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  5. "Do not come here."

"Do not come here."

Translation:Non venire qui.

April 1, 2013

19 Comments


https://www.duolingo.com/profile/gregers212

Why is this in infinitive form, and not: Non vieni qui? I do not understand the differerence.


https://www.duolingo.com/profile/f.formica
Mod
  • 2667

The infinitive is used to cover the second person singular of the negative imperative; "non vieni qui" means you're not coming here (simple present).


https://www.duolingo.com/profile/azurj

Hmm.. Is there a second person alternative besides imperative? The imperative is not only for second person singular, it's just for any person and any number, isn't it?


https://www.duolingo.com/profile/f.formica
Mod
  • 2667

Not for any person and number, as you can't order yourself, so the first person is always missing; in Italian it's fused with the exhortative (taken from subjunctive) so it has an almost complete conjugation. I'm not sure what alternative you're looking for, the English "do not come here" is certainly imperative, so it's either "non venire qui" or "non venga qui" (formal you).


https://www.duolingo.com/profile/azurj

"non venga qui" is interesting. How do you say it in plural? ... Thank you


https://www.duolingo.com/profile/f.formica
Mod
  • 2667

That's right, the English could be plural too. The plural of the formal you is Loro, so it would be "non vengano qui", but while Lei became so popular that it even took the polite voi's place, Loro is felt as very polite and formal, so people often switch to the normal voi when addressing more than one person (non venite qui).


https://www.duolingo.com/profile/Mico_di_Ostia

Unfortunately, "non venga qui" is not accepted


https://www.duolingo.com/profile/IARose
  • 1866

The negative imperative for tu (second person singular) in all conjugations is formed by placing non before the infinitive. The noi (though rarely used) and voi forms are identical to those in the affirmative.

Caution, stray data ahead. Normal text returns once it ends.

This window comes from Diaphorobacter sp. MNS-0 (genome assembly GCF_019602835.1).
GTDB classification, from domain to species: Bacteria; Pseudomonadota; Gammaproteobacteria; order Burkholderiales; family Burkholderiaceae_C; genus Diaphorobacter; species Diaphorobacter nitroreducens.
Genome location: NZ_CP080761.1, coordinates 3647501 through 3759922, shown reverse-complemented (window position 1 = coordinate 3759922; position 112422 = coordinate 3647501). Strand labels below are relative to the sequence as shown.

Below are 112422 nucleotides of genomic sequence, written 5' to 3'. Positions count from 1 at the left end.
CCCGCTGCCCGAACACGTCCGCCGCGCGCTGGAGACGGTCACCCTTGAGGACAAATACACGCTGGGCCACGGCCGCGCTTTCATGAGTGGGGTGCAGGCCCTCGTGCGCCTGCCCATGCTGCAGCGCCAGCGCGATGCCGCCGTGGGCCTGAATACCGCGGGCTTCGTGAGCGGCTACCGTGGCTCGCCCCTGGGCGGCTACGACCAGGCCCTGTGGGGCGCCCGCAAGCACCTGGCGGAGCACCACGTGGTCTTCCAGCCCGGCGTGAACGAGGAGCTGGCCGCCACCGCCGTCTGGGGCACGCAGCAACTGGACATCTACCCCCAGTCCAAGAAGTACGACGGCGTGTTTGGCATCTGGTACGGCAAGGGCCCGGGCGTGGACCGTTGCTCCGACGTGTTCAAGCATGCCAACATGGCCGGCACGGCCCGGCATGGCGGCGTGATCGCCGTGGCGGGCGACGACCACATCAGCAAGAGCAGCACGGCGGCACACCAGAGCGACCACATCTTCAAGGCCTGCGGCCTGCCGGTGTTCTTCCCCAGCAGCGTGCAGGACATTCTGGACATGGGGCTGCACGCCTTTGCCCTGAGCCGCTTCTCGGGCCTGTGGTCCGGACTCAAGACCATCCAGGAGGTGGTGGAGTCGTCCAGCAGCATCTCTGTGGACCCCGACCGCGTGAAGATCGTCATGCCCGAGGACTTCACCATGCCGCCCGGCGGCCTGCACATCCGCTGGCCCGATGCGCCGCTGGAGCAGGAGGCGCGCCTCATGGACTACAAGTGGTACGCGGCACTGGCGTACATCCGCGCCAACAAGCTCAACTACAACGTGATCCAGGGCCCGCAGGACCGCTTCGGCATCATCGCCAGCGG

https://www.duolingo.com/profile/Danmoller

Differences between qua and qui?


https://www.duolingo.com/profile/Sardinecan

From what I have read, Qui means: precisely right here. While Qua means: here in this general area. The same seems to go with the Italian words for "There". Lì means: precisely right there. While Là means: there in that general area. Hope this helps!


https://www.duolingo.com/profile/ZuMako8_Momo

Deve ser como «cá» e «aqui».


https://www.duolingo.com/profile/CinziaL52

Would it be "Non venga qui?"


https://www.duolingo.com/profile/ZuMako8_Momo

«Non venire qui.» is the imperative "Do not come here," for an informal "you," e.g. if you were telling your sibling or classmate not to come here. «Non venga qui.» is the imperative "Do not come here," for a formal "you," e.g. what you would use for a teacher, a boss, or anyone that is higher in you in rank or age that you would use the «Lei» form.


https://www.duolingo.com/profile/Mico_di_Ostia

So, "non venga qui" should be accepted since we don't know the context


https://www.duolingo.com/profile/CinziaL52

Why is "He does not come here" acceptable? How would you say that in Italian if "Non venire qui" means "Don't come here?"


https://www.duolingo.com/profile/ZuMako8_Momo

Since "does not come" is in the present tense, you would conjugate the infinitive «venire» to the present «lui (non) viene», just like in English you would conjugate the infinitive "to come" to the present "he comes" (or, in this case, "he does not come"). Therefore, in Italian, "He does not come here," would be "«(Lui) non viene qui.».


https://www.duolingo.com/profile/CinziaL52

I meant not acceptale?


https://www.duolingo.com/profile/anastime

Duo is angry now Hahaha


https://www.duolingo.com/profile/Jar-JarJac

"Non venite qui" was accepted, could it actually be used with the same meaning as infinitive here?

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